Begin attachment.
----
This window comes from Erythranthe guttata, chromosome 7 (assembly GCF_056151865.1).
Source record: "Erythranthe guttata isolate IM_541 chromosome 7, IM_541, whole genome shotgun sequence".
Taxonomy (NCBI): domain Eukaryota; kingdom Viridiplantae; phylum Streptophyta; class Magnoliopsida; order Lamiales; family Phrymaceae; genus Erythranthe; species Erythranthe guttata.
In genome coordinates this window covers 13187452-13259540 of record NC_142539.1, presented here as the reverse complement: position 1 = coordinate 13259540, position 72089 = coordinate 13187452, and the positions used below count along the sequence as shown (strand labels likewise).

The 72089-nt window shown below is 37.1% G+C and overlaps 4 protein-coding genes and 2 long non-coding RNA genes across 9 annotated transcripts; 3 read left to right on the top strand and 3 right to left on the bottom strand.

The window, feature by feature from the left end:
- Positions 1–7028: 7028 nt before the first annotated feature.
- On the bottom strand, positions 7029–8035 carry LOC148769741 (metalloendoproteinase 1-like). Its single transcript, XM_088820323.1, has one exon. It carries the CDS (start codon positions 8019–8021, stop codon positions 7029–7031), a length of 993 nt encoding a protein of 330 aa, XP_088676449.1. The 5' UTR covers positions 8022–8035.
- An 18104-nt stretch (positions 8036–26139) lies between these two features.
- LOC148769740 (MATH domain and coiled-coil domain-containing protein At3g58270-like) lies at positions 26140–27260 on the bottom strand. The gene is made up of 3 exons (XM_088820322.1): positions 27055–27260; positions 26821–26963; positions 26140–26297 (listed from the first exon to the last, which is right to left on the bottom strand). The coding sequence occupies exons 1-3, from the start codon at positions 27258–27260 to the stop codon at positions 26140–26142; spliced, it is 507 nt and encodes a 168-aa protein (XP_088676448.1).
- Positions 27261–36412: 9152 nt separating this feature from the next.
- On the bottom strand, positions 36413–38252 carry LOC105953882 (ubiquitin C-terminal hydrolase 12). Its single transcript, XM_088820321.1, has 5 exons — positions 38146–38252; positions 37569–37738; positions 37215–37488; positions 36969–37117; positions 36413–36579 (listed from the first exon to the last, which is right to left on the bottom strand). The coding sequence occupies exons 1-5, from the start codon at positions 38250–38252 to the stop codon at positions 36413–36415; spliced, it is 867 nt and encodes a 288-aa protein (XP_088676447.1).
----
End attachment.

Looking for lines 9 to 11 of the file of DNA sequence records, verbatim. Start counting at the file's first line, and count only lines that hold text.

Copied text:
- An 18104-nt stretch (positions 8036–26139) lies between these two features.
- LOC148769740 (MATH domain and coiled-coil domain-containing protein At3g58270-like) lies at positions 26140–27260 on the bottom strand. The gene is made up of 3 exons (XM_088820322.1): positions 27055–27260; positions 26821–26963; positions 26140–26297 (listed from the first exon to the last, which is right to left on the bottom strand). The coding sequence occupies exons 1-3, from the start codon at positions 27258–27260 to the stop codon at positions 26140–26142; spliced, it is 507 nt and encodes a 168-aa protein (XP_088676448.1).
- Positions 27261–36412: 9152 nt separating this feature from the next.